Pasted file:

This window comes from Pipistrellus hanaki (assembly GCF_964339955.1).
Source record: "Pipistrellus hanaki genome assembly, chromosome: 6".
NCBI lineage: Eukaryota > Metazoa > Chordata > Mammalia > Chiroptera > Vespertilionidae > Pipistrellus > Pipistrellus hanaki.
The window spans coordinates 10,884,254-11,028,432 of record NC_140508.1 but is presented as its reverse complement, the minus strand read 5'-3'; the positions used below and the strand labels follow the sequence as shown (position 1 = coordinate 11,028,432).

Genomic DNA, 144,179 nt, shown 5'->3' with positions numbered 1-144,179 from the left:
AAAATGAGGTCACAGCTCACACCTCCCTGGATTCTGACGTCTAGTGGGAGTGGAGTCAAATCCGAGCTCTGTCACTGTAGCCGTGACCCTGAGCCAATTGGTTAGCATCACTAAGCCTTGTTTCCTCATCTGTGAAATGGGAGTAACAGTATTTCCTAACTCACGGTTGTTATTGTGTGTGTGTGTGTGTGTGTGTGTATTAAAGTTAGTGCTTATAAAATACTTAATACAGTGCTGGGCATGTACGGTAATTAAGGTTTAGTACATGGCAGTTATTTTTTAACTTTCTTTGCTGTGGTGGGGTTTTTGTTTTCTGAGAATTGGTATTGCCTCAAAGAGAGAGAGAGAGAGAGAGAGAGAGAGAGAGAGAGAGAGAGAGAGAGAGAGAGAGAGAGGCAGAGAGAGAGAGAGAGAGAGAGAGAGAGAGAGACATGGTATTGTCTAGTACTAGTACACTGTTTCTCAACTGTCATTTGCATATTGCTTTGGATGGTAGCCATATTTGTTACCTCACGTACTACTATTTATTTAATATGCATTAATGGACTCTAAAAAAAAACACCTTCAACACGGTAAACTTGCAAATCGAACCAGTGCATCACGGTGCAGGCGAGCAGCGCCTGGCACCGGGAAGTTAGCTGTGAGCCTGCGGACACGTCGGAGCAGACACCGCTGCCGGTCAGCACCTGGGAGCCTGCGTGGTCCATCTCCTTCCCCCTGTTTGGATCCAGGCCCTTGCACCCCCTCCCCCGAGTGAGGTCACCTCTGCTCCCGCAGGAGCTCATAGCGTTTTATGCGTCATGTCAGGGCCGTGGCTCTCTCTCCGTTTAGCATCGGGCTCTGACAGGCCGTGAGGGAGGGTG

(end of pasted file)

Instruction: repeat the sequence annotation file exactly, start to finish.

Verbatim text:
This window comes from Pipistrellus hanaki (assembly GCF_964339955.1).
Source record: "Pipistrellus hanaki genome assembly, chromosome: 6".
NCBI lineage: Eukaryota > Metazoa > Chordata > Mammalia > Chiroptera > Vespertilionidae > Pipistrellus > Pipistrellus hanaki.
The window spans coordinates 10,884,254-11,028,432 of record NC_140508.1 but is presented as its reverse complement, the minus strand read 5'-3'; the positions used below and the strand labels follow the sequence as shown (position 1 = coordinate 11,028,432).

Genomic DNA, 144,179 nt, shown 5'->3' with positions numbered 1-144,179 from the left:
AAAATGAGGTCACAGCTCACACCTCCCTGGATTCTGACGTCTAGTGGGAGTGGAGTCAAATCCGAGCTCTGTCACTGTAGCCGTGACCCTGAGCCAATTGGTTAGCATCACTAAGCCTTGTTTCCTCATCTGTGAAATGGGAGTAACAGTATTTCCTAACTCACGGTTGTTATTGTGTGTGTGTGTGTGTGTGTGTGTATTAAAGTTAGTGCTTATAAAATACTTAATACAGTGCTGGGCATGTACGGTAATTAAGGTTTAGTACATGGCAGTTATTTTTTAACTTTCTTTGCTGTGGTGGGGTTTTTGTTTTCTGAGAATTGGTATTGCCTCAAAGAGAGAGAGAGAGAGAGAGAGAGAGAGAGAGAGAGAGAGAGAGAGAGAGAGAGAGAGAGGCAGAGAGAGAGAGAGAGAGAGAGAGAGAGAGAGACATGGTATTGTCTAGTACTAGTACACTGTTTCTCAACTGTCATTTGCATATTGCTTTGGATGGTAGCCATATTTGTTACCTCACGTACTACTATTTATTTAATATGCATTAATGGACTCTAAAAAAAAACACCTTCAACACGGTAAACTTGCAAATCGAACCAGTGCATCACGGTGCAGGCGAGCAGCGCCTGGCACCGGGAAGTTAGCTGTGAGCCTGCGGACACGTCGGAGCAGACACCGCTGCCGGTCAGCACCTGGGAGCCTGCGTGGTCCATCTCCTTCCCCCTGTTTGGATCCAGGCCCTTGCACCCCCTCCCCCGAGTGAGGTCACCTCTGCTCCCGCAGGAGCTCATAGCGTTTTATGCGTCATGTCAGGGCCGTGGCTCTCTCTCCGTTTAGCATCGGGCTCTGACAGGCCGTGAGGGAGGGTG